So you are thinking about attending a week long motorcycle rally, and all the hotels are full. You have no problem camping, but want more comfort than just a tent and a bed, not to mention somewhere to sit and a cooler for drinks. While roughing it is great in theory, if you aren’t packing up in the morning, a few more creature comforts would be nice around the fire.
Many manufacturers are now producing luxury items for motorcycle use. If you don’t want to sleep in the ground, you can buy a camp cot that folds up to 16″x 5,” small enough for packing with a sleeping bag. Small “Pocket Pillows” work better than folded coats as pillows (Okay, much better). Air mattresses are softer than self-inflating pads, and you can purchase either 12 volt or battery powered air compressors to inflate it in only a few minutes and without getting light headed. If you decide to go this route, you should try to find a compressor that will also deflate your mattress, which will greatly help with packing up.
Inside your tent, instead of living out of your saddlebags, some tents come with netting with can hold clothes and other items along the walls and ceilings. If your tent didn’t, you might be able to get it as an accessory, or purchase one of the universal ones available at camping stores or online. It is better to look at them at a store before purchase, if possible, to make sure it will fit your needs and your tent.
Outside the tent, you can obtain folding chairs for sitting around the fire, instead of old tree stumps. Kermit produces a wooden camp chair that stores in a 4″ x 6″ x 23″ bag. Inflatable furniture can pack small(er), and if you are carrying an air mattress, use the same air pump. Nothing like having a sofa at the campsite, but be careful about the ground it is on, and how close you put it to the fire. Most are neither particularly durable or fire proof. There are also hanging showers if you don’t want to use public ones and have a tree available.
If you like your coffee fresh, portable coffee bean grinders are available; some will run off 12v power, just plug it into your bike power and let it run. Once the beans are done, you can heat the coffee on a propane grill, with multiple burners, that folds up to 12″x 20.” Of course, you will have to find propane, but in rural areas it is commonly available at gas stations, and they will take the tanks back with you are done camping so you don’t have to transport it on the motorcycle.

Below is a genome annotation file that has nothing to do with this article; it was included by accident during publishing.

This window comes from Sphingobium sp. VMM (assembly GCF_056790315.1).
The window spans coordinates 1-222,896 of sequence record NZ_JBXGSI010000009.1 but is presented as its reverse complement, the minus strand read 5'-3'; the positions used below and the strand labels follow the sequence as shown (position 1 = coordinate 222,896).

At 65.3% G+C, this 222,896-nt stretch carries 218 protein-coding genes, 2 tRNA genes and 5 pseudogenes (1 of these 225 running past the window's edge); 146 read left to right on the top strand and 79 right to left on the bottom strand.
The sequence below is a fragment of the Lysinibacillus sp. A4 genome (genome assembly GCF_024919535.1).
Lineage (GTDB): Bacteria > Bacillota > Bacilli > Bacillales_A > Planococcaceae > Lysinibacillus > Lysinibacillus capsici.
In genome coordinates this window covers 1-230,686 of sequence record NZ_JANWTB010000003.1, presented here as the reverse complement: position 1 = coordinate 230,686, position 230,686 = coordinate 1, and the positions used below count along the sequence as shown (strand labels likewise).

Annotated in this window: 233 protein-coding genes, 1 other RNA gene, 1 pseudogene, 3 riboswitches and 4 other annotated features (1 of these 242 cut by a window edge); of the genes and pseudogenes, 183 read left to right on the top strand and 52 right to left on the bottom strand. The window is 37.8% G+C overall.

If you really are pressed for storage space, but want to live comfortably at your campsite for a few days, you can simply pick up your convenience items in the area you are camping. Either pack or purchase bungee cords or rope, and once your tent is up head to the local superstore for folding chairs, large coolers, or anything else you might feel the need for. Thrift stores may also provide you with items for reduced cost, and will take the items when you are done with them. This is cheaper, in the short term, than purchasing items that will fit on the motorcycle, but gets much more expensive over multiple trips, as you dispose of the items at the end of the trip. At some rallies, there is actually a small cottage industry of salvaging chairs and coolers left behind by people unable to transport them home for personal use or resale.
If you are just too attached to the items you purchased for your campsite, or just don’t want to surrender them to the local population, or you purchased something at the rally you can’t fit on the bike, you can ship them home via UPS or some other shipping company. It is even possible to ship a camping pack, with items too large for the bike, and arrange a local person to receive them. Some larger rallies will actually have a shipping address, allowing you to ship items to them and save having to transport them to the rally site. If you have reservations at a campsite, you might ask them about receiving items for you. Remember, though, that not everything shipped gets where it is supposed to go, when it is supposed to get there, and you should be prepared to replace items is the package goes astray. It is always better to keep the basics with you on the bike, and ship the luxury items. This too can be expensive, so you will have to judge the cost of purchasing the items locally against the cost of shipping.
It is much more difficult to test these items before the trip, so expect some things will just not work like you hoped. Be prepared to rethink what you are doing and what at your campsite, and keep an eye on what other motorcycle campers are doing for more tips and tricks. But most of all remember to enjoy yourself. I will see you one the road, and keep the rubber side down.